Court OKs Trial For DES Lawsuits Filed Under ‘Toxic Tort’ Law
ALBANY, N.Y. (AP) _ New York’s highest court Tuesday cleared the way for trial of billions of dollars in lawsuits filed over DES, which has been blamed for cancer and sterility in women whose mothers took the anti-miscarriage drug.
The Court of Appeals also determined that all companies that made the drug should be liable for any DES damage awards won by New York residents - even if those companies never marketed their pills in New York.
Jay Mayesh, a lawyer for the pharmaceutical company Upjohn, said the ruling makes New York the only state to say all DES manufacturers are liable for some damages.
The court upheld New York’s 1986 ″toxic torts″ law, which covers purported victims of five chemicals and permits them to sue within three years after effects of the exposure are discovered. Prior to the law, victims were required to sue within three years of actual exposure to a toxic substance.
The new law also gave those barred from suing under the old law a one-year period in which to sue.
Tuesday’s ruling was praised by women who claim they were harmed by the DES their mothers took between the late 1940s and early 1970s. The drug was marketed until 1971.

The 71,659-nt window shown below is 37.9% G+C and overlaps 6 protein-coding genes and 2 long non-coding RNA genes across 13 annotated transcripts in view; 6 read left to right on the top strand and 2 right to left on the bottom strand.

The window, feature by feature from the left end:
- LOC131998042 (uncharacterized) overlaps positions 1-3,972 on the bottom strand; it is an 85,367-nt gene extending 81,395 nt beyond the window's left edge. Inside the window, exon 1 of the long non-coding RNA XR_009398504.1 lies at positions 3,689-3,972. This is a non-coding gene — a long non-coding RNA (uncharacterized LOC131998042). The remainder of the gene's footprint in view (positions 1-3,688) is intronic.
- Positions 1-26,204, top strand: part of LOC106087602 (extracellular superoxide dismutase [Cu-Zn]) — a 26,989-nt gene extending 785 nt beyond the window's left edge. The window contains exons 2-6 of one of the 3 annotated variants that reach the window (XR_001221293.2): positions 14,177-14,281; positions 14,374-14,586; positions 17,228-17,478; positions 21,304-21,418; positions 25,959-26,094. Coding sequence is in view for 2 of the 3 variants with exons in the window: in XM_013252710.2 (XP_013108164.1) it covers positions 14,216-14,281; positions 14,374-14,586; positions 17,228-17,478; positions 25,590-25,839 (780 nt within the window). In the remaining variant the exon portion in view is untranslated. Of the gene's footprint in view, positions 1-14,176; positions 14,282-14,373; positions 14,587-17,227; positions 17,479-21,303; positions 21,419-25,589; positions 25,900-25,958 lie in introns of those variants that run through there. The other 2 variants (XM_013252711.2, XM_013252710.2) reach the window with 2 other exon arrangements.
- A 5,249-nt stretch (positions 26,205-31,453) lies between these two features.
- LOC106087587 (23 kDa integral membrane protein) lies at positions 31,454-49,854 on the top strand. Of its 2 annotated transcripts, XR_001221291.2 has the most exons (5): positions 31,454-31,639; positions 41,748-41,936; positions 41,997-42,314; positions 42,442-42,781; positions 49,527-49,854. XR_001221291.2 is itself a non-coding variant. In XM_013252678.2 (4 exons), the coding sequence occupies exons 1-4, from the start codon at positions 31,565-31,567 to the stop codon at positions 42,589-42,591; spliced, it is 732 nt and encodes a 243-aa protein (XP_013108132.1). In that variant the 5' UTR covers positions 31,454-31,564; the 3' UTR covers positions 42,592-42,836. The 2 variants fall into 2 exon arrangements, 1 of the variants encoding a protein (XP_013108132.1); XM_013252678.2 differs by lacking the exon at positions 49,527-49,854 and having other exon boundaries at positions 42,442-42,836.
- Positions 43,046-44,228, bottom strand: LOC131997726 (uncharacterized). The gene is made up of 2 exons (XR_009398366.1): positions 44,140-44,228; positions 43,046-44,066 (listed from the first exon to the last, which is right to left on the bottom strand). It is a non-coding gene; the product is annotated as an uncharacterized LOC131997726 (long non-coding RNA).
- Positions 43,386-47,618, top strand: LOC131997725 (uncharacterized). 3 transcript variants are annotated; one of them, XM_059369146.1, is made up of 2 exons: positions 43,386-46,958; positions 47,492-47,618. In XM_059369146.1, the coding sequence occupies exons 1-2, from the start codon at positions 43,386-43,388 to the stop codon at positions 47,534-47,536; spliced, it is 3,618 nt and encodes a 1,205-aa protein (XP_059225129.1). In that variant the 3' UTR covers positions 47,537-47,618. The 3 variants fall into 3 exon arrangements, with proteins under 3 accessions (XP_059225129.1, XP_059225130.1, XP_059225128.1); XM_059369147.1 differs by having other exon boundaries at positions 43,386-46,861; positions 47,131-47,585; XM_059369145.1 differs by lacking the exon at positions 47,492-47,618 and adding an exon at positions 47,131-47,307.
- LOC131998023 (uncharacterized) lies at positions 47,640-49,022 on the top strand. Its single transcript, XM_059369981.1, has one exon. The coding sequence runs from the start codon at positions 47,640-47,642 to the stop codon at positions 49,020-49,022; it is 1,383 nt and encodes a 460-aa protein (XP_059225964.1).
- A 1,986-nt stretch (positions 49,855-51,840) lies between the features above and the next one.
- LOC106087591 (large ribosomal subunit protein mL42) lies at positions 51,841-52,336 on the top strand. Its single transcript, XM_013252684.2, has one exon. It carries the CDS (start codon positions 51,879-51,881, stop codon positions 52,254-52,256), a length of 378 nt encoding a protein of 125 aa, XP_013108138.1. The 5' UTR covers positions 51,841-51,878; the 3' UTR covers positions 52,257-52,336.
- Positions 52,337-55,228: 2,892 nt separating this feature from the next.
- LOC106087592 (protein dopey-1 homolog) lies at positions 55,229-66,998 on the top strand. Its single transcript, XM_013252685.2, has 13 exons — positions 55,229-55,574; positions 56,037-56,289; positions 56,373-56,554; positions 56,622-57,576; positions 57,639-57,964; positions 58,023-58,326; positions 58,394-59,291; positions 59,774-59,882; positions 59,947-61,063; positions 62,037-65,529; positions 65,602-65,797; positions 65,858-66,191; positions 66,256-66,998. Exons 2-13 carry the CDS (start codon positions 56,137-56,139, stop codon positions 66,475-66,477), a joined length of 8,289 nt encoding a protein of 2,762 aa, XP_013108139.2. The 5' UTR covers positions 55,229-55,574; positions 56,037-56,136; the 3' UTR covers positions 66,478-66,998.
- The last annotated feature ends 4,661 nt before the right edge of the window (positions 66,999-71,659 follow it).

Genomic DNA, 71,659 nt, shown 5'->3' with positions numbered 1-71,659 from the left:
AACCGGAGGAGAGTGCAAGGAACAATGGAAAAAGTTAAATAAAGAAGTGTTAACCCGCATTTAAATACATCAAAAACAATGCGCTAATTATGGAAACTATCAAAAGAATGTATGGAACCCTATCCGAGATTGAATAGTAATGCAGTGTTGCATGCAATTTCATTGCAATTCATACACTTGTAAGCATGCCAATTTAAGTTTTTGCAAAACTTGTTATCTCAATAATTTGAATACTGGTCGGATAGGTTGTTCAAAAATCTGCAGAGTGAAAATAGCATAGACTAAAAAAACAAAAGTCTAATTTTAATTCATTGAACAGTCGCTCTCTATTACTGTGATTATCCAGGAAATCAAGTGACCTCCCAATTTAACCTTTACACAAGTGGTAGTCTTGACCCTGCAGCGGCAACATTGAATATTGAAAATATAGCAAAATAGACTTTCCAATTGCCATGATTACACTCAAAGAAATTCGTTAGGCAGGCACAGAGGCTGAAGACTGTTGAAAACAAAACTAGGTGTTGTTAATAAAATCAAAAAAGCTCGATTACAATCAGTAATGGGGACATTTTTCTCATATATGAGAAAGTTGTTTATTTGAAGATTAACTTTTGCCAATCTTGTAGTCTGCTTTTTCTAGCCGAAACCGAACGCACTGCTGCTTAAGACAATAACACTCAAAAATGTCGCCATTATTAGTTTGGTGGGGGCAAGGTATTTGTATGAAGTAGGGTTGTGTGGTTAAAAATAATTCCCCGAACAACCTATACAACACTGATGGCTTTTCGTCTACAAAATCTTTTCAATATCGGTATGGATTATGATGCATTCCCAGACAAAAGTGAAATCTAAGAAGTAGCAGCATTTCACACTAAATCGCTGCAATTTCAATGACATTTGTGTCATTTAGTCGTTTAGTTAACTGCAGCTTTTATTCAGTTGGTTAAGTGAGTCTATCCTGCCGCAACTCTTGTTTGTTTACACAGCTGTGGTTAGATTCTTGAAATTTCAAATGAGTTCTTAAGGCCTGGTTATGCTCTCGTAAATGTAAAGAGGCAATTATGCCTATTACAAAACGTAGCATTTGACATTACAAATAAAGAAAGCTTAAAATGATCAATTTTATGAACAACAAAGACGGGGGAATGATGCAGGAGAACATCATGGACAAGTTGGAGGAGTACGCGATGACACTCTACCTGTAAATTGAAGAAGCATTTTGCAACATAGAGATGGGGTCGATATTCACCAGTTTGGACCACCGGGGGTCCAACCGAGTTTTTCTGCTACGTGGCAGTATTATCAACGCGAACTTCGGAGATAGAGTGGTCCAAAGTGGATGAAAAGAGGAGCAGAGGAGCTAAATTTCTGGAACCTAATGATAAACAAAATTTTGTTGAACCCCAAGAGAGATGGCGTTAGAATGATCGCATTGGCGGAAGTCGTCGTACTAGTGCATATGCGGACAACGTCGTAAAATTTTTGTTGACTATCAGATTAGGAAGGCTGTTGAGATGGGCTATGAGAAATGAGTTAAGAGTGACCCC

In virtually every DES case, victims had been barred from suing because the health problems didn’t appear for many years after the usual state statute of limitations had expired.
However, Mayesh cautioned that the ruling only opens the way for juries to hear claims that people were harmed by exposure to DES.
″The issues decided here are procedural only,″ said Mayesh. ″They do not address the fundamental question of whether DES caused any of the health problems the plaintiffs claim it did. That issue remains very hotly contested.″
But in his ruling, Chief Judge Sol Wachtler said there is ″strong evidence″ linking DES exposure to ″later development of serious medical problems.″
More than 500 DES lawsuits seeking some $3 billion in damages were filed during the ″window″ created by the toxic tort law.
In addition to diethylstilbestrol, or DES, the substances covered by the law are asbestos, tungsten-carbide, chlordane and polyvinylchloride.
In Wachtler’s ruling, the Court of Appeals rejected drug companies’ arguments that the law violates their rights to due process and equal protection.
A stickier legal question for the court, apparently, was how to determine which drug companies are responsible for the damages and how much they should pay.
The court decided unanimously that a ″market share theory,″ similar to one first formulated by California’s top court, will be adopted in New York for apportioning damages from the DES litigation.
That means drug companies in New York court cases will be liable for a percentage of damages corresponding to the percentage of the national DES market they controlled while manufacturing the drug.